Who can play with water without floating something on it? Not my kids! Leaves, sticks, feathers and flowers – all sorts of found-things have been set adrift on puddles by my guys. We’ve even made paper boats, twig rafts and cork ships to try out on the bigger puddles.
These are just some of the things that we’ve done on wet days, and every rainy day excursion with the kids leads to them creating new games and imaginative play – I’m constantly amazed at their inventiveness. So don’t let grey days trap you in the house and get you down; get on your wellies, wrap up warm, and go have some fun!
What are treasure baskets, and how do they benefit our children? In my own experience, treasure baskets are one of the most valuable experiences we can offer our babies, so here is a brief explanation to help you get to grips with these ideas, and some practical tips on getting started!
Inspired by Fun-A-Day’s ‘Rescue Han Solo Lego science experiment’, we had to include the iconic rescue scene as part of our party activities. A dozen or so little Star Wars Galactic Heroes figures were duly frozen in carbonite (baking soda and water, with a squirt or two of paint and washing-up liquid), for our intrepid freedom-fighters to thaw out.
One of the many wonderful community events run in our local neighbourhood is the annual scarecrow parade that takes place every September. This year, I really wanted to get involved and so corralled some of my friends and neighbours on our street into doing our scarecrows on the same theme. In honour of this year’s 150th anniversary of the publication of the book, we themed our scarecrows around Alice in Wonderland.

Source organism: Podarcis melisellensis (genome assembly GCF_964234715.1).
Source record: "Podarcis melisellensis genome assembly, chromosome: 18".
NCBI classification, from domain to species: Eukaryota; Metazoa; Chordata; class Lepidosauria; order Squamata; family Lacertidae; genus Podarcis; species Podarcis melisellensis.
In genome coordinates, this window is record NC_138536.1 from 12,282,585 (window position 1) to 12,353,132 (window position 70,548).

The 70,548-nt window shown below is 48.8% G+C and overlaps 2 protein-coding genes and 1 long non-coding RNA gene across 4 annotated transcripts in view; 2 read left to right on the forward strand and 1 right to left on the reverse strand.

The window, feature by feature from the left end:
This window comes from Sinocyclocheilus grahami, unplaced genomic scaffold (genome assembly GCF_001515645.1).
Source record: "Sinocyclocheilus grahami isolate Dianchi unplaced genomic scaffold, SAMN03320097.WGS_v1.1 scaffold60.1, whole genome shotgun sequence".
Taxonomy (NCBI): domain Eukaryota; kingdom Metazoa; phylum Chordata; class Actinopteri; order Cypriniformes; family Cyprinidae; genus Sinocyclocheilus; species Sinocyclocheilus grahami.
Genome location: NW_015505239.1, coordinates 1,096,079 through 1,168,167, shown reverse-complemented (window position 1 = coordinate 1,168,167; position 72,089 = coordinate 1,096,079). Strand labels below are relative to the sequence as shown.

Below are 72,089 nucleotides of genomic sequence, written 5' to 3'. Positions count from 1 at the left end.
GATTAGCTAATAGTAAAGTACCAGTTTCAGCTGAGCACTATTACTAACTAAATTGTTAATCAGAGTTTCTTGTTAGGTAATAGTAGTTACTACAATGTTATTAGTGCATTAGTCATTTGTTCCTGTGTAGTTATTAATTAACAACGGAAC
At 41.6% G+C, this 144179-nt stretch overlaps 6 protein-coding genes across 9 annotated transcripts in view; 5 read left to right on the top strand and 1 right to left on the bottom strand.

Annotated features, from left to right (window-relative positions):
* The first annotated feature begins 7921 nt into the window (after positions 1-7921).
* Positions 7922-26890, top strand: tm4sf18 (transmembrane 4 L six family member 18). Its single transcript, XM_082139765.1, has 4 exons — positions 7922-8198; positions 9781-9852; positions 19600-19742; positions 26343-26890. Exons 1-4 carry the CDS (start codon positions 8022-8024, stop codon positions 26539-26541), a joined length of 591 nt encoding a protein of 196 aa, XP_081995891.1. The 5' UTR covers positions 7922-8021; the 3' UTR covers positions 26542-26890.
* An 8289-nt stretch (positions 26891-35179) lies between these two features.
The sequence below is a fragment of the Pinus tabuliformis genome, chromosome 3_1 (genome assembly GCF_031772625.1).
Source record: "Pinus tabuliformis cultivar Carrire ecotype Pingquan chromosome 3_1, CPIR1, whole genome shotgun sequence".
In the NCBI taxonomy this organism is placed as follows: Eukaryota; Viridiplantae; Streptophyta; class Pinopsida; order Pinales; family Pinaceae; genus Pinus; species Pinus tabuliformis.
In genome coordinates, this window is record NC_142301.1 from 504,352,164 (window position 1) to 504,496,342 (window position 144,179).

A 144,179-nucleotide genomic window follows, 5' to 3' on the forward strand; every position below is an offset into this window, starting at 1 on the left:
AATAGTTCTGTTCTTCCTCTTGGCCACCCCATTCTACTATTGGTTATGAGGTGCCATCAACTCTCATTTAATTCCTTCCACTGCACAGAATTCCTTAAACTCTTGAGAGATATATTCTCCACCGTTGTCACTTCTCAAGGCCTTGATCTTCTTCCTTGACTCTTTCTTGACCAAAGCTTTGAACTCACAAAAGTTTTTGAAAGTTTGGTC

Serving up Conker Soup and Pinecone Stew
Autumn is my favourite time of year, but even so there can be times when the days are grey and gloomy. At times like that, I often set up a pretend picnic for T-Bird and her toys that I put together from colourful finds we pick up on the school run. She loves it so much, she calls it a party!
I’m not a lover of keeping our toddler confined to her highchair during the day (though I’d absolutely LOVE it if she would last a whole night in her cot), but there are times when I need to keep our little trouble-magnet in her chair just for a short while. Meal times, for example, or when everything is going crazy and I just need ten minutes where I know she’s in a safe place while I keep stirring that risotto….
T-Bird is currently unable to resist posting things at the moment, and so it seemed only fitting that I dug out G-Man’s old, handmade and now-slightly-tatty, play postbox for her to play with.
Revamping a DIY Sorting and Counting Toy
As T-Bird is getting older and has now thoroughly mastered the challenges of our DIY baby toy, the Hoop Tree, I wanted to spice things up a bit by injecting some colour and adding a colour matching/sorting game element. I considered painting the hoops and branches, but that would have been far to much work. Being lazy, I went for a quick ‘n’ dirty fix instead. We already have some larger wooden rings decorated with trailing ribbons, so, to make these a little different, this time I went with washi tape